Debuting in mid-2010, the 2011 Ford Explorer signalled a new direction for Ford’s most popular SUV. From here on in, fuel economy would trump performance.
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Power was delivered by either a Triton V6 that displaced 3.5 litres and developed 290 horsepower, or a 2.0-litre turbocharged Eco-Boost four-cylinder engine that came later in the model year.
There was one transmission choice: a six-speed automatic. You could choose from front-wheel or all-wheel-drive and the latter had four settings – normal, mud, snow, sand – and a hill descent control feature that works off the anti-lock brake system. All are accessed via a centre-console-mounted rotary knob.
The Explorer was aimed more at soccer moms than off-road rock-hoppers, and was still the quintessential suburban grocery-getter. With seating for seven, it came with all the features you’d expect to find in a mid-size SUV.
For example, one-touch down driver’s power window, tilt/telescoping steering, four 12-volt power points, Ford’s MyKey owner-programmable performance setting and a raft of safety features. Perhaps the most intriguing of these was a new Curve Control system that reduces vehicle speed if you find yourself entering a turn too hot. Ford explained that some 50,000 people a year were injured because of loss of control while negotiating turns and this system scrubs off speed via the brakes.
There were three trim levels: base, XLT and Limited. As you climbed up the model range, things like leather interior, backup camera, remote start, power adjustable pedals, power rear tailgate, universal garage door opener and Ford’s glitzy ambient lighting feature became available. One slick little goodie with the top-of-the-line Limited model is a power-operated third-row seat that pops up or disappears into the floor with the press of a button.
This edition of the Explorer was manufactured in Chicago and was the most electronically sophisticated version Ford ever put forward. It was loaded with in-car technology, with no less than 28 contractors supplying expertise and research and development. Microsoft, Sharp, Bluetooth, Gracenote and Sony were just a few partners that helped put together the company’s MyFord and Sync technology systems.
There were two safety recalls to report from Transport Canada. One was an “inconsequential” labelling issue, while the other concerned rear seat reclining mechanisms that may have “imperfect” components affecting the seat’s strength and safety.
At the U.S. National Highway Traffic Safety Administration (NHTSA) there were 14 technical service bulletins for the 2011 Explorer. These ranged from extended warranty issues, problems with the engine cooling fan, a problem with “sluggish” acceleration, locking/unlocking issues with the key fob and glitchy airbag software.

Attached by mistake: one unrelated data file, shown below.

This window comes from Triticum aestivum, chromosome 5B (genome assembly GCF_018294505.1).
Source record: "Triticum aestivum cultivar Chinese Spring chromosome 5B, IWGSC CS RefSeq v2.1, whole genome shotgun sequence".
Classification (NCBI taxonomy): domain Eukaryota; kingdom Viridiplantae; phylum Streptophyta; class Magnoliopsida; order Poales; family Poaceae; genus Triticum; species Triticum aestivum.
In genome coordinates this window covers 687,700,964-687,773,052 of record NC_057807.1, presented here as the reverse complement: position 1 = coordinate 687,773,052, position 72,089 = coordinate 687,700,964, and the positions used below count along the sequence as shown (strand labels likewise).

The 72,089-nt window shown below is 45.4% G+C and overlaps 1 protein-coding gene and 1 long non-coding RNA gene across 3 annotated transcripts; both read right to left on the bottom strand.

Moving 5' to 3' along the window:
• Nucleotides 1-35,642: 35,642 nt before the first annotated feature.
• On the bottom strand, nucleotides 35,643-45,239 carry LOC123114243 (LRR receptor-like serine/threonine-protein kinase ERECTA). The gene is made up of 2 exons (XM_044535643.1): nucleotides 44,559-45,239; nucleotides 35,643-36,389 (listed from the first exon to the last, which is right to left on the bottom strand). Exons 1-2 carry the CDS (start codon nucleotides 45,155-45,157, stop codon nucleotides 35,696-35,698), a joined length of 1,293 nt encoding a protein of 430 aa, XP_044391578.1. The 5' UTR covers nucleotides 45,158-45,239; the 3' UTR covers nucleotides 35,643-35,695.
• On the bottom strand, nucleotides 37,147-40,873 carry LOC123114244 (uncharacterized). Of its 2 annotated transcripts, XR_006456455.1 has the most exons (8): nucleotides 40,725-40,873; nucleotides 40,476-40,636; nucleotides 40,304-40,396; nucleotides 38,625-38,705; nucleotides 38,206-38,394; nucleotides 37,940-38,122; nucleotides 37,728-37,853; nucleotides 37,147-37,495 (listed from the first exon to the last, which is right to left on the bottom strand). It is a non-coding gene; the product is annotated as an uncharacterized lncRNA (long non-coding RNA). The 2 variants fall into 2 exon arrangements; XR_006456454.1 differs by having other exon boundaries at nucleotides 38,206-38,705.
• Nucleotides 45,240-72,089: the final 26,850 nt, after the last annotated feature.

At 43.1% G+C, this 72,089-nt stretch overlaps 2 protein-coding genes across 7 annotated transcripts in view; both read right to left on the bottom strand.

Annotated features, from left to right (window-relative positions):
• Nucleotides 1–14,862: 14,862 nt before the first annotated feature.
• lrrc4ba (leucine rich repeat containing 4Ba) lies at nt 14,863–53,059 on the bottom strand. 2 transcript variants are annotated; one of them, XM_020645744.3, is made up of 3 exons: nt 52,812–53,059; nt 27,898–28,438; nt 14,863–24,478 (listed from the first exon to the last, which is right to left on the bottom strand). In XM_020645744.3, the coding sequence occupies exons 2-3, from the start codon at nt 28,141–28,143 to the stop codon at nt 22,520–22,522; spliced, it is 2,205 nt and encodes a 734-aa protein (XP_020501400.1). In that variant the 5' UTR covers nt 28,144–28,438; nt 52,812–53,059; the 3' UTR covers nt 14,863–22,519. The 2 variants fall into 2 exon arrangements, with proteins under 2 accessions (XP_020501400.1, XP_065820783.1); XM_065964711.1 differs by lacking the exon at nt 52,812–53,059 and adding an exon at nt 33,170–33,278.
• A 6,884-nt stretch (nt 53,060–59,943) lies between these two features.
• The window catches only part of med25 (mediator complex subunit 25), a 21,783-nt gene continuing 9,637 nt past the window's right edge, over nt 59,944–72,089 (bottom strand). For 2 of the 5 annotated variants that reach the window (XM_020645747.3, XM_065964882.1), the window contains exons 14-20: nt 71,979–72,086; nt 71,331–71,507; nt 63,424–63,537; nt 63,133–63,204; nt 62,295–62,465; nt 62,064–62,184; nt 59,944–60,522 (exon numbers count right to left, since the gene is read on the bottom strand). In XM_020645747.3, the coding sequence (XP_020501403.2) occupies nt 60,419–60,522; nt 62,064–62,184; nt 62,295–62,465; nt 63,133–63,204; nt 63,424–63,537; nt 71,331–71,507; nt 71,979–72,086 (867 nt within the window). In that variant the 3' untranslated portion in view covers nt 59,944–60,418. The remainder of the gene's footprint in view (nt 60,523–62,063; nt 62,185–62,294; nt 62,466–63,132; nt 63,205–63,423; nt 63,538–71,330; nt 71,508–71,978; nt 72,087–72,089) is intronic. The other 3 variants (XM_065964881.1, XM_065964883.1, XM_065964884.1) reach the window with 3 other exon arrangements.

NHTSA also had at least 189 complaints on file. A sampling:
- “The Sync screen went black and the radio and temperature controls stopped working … the Sync system has been worked on by the dealership 13 times;”
- “brakes make a grunting/grinding sound shortly after being stationary;”
- “the power steering on our 2011 Ford Explorer has failed while we were driving, causing unsafe conditions.”
Problems with the power steering and the Sync system seem to be the most often-heard complaints here.
Not much love from Consumer Reports for the ’11 Explorer. Overall, it got a “much worse than average” used car prediction rating. Problem areas included the cooling system, climate control, body hardware and the audio system.
Comments from owners:
- “Sync could be better, but recent updates help a lot;”
- “I have had this Explorer in the shop more already than my other two vehicles;”
- “should have shopped more;”
- “doesn’t absorb sharp bumps well.”
Marketing researcher J.D. Power seems to like it a little better, giving the 2011 Explorer a “better than most” grade for overall performance and design, and average marks for predicted reliability.
More comments from owners:
- “Sync/MyTouch failing and can be frustrating at times;”
- “cargo space is less than first appearance would suggest;”
- “drives like a car due to the chassis.”
From a base price of about $30,000 in 2011, the Explorer is fetching anywhere from $5,000 to $10,000, depending on the model and equipment level. All-wheel-drive versions seem to fetch more than the front-drive models. The four-cylinder EcoBoost versions are valued higher than the V6.
2011 Ford Explorer
Original base price: $29,999
Engine: 3.5-litre V6 and turbocharged 2.0-litre four cylinder
Horsepower/torque: 290/255 and 237/250
Transmission: Six-speed automatic
Fuel economy (litres/100 km): 11.9 city, 8.0 highway (V6), with regular gas
Alternatives: Honda Pilot, Toyota Highlander, Toyota 4Runner, Chevrolet Traverse. GMC Terrain, Audi Q7, Acura MDX, Lexus RX350, Jeep Grand Cherokee, Kia Borrego, Hyundai Santa Fe.
Ted Laturnus writes for Troy Media’s Driver Seat Associate website. An automotive journalist since 1976, he has been named Canadian Automotive Journalist of the Year twice and is past-president of the Automotive Journalists Association of Canada (AJAC).
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